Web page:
... ... ...
02.10.2015 | | Kultur,Lifestyle

Der Körper als Spiegelbild der Seele: Gracie Hagen zeigt neue Serie „Processing the Destination“

Bildschirmfoto 2015-10-02 um 15.39.50

Bereits im letzten Jahr haben wir über eine junge, talentierte Fotografin aus den USA berichtet: Gracie Hagen begeisterte damals mit ihrer Bilderserie „Illusions of Body“. Hierbei zeigte die Künstlerin, wie die Körperhaltung darüber entscheidet, wie schön oder hässlich ein Körper wirkt. Mit ihrer neuen Serie fokussiert sich Hagen wieder auf den Körper als Abbild der Seele. Über zwei Jahre begleitete sie für ihre Werke unter dem Titel „Processing the Destination“ eine Frau mit Brustkrebs, die sich beide Brüste abnehmen und wieder aufbauen ließ. Die Bilder erforschen dabei die Invasion der Krankheit im Körper, sowie den Verlust und den Wiederaufbau. Sie erinnern somit an einen Krieg, der sich im Inneren des Menschen abspielt. Das Faszinierende ist, dass die Protagonistin dabei ebenso fragil und verletzlich wie kämpferisch und stark wirkt.

Hagen setzt sich durch die Fotografien ebenfalls mit dem Thema Weiblichkeit auseinander. Viele der von Brustkrebs betroffenen Frauen fühlen sich nach einer Mastektomie  in ihrer sexuellen Identität beschnitten und müssen erst wieder zu sich finden. Auch dieser Kampf um die eigene Identität ist in den Bildern klar zu erkennen. Ein Blick auf die Bilder macht den Parforce-Ritt, den die Protagonistin während ihres langen Kampfes gegen die Krankheit führen musste, spürbar. Dennoch keimt kein Mitleid auf, sondern Mitgefühl und Hochachtung vor dieser Frau, die sich in jeder noch so intimen und verletzlichen Situation zeigt, Kraft beweist, ohne die ein Überleben nicht möglich wäre.

Die Bilder – siehe unten – sollen anlässlich des Breast Cancer Awareness Month im Oktober 2015 erstmalig öffentlich gezeigt werden.

In einem exklusiven Interview verrät uns die Künstlerin mehr zu ihrer Arbeit.
Why is the human body one of the central topics of your work?
I am human, I find it fascinating and things we do are sometimes a mystery and always interesting. The point in life for me is to leave the earth better than how I found it and I’ve found my way of doing that, it’s through my art.  I think that creating art and appreciating art and entertainment is one of the most special things we do as human beings.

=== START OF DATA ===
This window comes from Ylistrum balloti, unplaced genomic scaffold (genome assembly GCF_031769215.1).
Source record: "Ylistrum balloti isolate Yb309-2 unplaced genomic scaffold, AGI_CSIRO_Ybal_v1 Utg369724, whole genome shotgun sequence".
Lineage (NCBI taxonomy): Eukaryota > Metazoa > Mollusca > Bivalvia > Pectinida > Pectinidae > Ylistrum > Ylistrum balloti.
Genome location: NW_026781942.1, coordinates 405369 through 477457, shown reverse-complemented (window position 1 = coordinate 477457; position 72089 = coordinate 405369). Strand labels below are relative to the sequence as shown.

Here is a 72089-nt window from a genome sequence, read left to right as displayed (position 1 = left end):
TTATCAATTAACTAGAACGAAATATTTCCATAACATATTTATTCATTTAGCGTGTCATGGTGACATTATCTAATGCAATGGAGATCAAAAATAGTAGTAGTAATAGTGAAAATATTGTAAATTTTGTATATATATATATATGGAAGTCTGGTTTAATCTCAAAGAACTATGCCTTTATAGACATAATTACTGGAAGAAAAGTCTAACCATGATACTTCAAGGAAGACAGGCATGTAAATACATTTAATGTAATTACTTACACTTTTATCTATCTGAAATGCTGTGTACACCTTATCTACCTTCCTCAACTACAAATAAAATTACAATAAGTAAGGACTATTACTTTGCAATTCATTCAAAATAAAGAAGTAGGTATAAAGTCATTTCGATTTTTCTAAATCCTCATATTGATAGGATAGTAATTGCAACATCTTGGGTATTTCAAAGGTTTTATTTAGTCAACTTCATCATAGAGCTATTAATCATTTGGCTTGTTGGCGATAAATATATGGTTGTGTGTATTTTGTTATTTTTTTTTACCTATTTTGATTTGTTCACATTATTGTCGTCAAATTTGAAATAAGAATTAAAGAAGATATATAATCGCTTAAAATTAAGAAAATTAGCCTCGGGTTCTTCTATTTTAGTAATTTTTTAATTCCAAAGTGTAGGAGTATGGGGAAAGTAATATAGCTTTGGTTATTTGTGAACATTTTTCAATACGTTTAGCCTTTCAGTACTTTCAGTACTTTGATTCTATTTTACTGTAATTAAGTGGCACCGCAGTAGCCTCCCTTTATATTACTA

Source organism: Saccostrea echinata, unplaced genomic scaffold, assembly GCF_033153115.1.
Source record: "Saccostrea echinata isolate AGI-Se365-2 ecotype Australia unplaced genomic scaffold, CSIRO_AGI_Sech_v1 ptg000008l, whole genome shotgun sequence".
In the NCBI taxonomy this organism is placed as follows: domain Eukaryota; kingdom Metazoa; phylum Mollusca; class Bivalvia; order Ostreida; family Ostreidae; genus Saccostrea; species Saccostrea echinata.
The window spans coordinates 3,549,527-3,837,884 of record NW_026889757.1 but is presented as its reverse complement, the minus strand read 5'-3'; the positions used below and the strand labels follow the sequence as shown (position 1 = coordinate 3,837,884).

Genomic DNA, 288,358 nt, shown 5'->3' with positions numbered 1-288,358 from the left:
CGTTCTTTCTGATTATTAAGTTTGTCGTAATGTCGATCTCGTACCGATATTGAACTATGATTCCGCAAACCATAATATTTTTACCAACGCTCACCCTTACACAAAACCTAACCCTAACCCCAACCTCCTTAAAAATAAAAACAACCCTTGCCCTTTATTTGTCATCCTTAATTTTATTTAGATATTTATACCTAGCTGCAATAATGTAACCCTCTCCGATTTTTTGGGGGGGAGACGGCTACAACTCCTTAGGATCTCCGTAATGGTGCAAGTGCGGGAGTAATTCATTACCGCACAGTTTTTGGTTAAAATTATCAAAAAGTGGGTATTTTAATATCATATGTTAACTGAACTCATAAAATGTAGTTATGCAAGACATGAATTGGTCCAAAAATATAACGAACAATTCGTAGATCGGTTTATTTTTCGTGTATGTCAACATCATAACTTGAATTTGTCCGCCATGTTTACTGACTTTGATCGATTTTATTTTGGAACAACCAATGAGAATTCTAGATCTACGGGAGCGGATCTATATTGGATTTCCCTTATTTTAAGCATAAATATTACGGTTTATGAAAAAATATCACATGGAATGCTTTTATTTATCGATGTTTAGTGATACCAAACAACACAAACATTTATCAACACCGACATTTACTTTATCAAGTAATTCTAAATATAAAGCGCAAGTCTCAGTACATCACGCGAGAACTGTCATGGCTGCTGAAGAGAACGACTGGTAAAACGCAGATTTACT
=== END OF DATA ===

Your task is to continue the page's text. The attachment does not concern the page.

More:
What means beauty to you?
Beauty is relative, so everyone’s definition of it will be different. But your question asked, „What is beauty to me?“ I believe it is how one behaves and what one does in life that makes them beautiful. To have the ability to empathize, to reason, to love; those are beautiful things.

What is „Processing The Destination“ about?
Processing the Destination documents the progression of one woman’s life over two difficult years as she undergoes a double mastectomy and breast reconstruction surgery. It invites the viewer into the process by sharing an increasingly common experience that is usually private, personal, and often goes unseen.

Which emotions do you want to arouse?
Breast cancer is frightening and strikes at the core of womanhood. We wanted to de-mystify the experience, reveal the journey, and add another type of face to expand the narrative. We wanted to enlighten people who aren’t dealing with this issue and to help those who are know that they are not alone.

Tell us more about your relation as a photographer and as a person to your model of „Processing The Destination“.
I had always wanted to do a series that took place over a long period of time and when the subject of the photographs came to me with her idea, I knew it was perfect. My subject was inspired to capture this period in her life because, when she first discovered she would need the procedure, she saw very little imagery that depicted the reality of what her surgeries would encompass. She found it difficult to find pictures of women with her body type. She felt alone. There were lots of ‚before and after‘ images, but a journey is more than just the beginning and the end of something. It became clear that a project that focused on the scale of the process was necessary.

What was the most emotional situation to shoot?
Each shoot was different, there were days where she experienced emotions such as anger, frustration and sadness. But she also experienced days where she was happy, hopeful and relieved. I am extremely grateful to her for not only allowing me to be privy to such a private experience but also document it.

You say that as a photographer you want to reveal the important parts of life. Besides a cancer disease give us some examples.
My previous series, Illusions of the Body, was something I felt needed to be shown. The way the media portrays body types is damaging to our self image. I wanted to show that what you see in the media isn’t an accurate view of the models you see. It’s a product of lighting, posture and angles, so don’t compare yourself to something that isn’t a reality.

If you could change the world with your work – how would it look like?
More empathy, more tolerance and more education for everyone.

Gracie Hagen Processing the Destination 1 Gracie Hagen Processing the Destination 2 Gracie Hagen Processing the Destination 3 Gracie Hagen Processing the Destination 4 Gracie Hagen Processing the Destination 5 Gracie Hagen Processing the Destination 6

... ...